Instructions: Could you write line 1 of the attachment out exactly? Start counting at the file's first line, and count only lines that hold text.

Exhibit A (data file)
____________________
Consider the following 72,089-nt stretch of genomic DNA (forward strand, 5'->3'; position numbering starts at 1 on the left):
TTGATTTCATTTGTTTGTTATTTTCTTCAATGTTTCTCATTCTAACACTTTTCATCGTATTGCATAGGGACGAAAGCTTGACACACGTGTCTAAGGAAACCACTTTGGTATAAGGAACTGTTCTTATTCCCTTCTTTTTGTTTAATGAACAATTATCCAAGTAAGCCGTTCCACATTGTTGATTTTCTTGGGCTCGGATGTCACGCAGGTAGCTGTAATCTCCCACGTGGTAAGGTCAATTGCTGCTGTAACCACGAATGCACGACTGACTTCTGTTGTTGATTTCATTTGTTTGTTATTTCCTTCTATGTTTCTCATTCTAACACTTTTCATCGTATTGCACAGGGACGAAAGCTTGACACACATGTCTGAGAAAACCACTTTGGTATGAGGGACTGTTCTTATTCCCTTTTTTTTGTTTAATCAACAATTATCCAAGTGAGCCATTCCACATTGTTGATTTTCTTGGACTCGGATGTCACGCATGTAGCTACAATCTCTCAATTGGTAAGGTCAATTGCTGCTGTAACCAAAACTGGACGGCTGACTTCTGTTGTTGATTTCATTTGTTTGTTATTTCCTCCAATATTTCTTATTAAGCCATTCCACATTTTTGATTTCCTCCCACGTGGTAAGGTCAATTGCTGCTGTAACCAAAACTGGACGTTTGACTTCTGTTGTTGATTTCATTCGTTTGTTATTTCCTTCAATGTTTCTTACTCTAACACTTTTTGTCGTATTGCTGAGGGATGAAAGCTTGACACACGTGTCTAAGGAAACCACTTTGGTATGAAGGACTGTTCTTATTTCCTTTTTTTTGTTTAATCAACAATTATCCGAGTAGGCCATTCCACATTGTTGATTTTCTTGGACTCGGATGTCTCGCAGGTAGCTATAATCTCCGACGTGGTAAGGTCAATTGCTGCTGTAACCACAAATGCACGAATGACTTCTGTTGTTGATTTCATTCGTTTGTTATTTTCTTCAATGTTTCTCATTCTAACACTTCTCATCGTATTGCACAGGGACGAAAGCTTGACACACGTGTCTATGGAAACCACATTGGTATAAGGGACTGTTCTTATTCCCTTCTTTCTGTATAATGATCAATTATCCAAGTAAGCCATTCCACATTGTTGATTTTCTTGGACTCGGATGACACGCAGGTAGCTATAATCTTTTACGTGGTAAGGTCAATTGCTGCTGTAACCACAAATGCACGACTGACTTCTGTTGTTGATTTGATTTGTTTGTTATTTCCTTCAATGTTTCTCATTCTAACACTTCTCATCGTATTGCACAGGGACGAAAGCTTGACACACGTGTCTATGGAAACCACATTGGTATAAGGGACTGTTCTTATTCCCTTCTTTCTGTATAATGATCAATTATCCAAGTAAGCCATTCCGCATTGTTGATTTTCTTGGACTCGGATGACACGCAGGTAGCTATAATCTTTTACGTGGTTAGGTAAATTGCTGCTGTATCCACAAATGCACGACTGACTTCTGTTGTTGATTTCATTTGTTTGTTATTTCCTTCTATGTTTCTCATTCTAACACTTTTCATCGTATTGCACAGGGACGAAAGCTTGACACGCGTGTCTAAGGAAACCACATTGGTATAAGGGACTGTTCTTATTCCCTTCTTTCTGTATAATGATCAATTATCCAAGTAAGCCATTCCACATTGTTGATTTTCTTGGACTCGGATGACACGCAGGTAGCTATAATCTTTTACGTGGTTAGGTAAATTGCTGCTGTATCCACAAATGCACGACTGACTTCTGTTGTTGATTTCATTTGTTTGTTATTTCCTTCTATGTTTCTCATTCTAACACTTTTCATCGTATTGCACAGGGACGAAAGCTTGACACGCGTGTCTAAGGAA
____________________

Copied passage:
Consider the following 72,089-nt stretch of genomic DNA (forward strand, 5'->3'; position numbering starts at 1 on the left):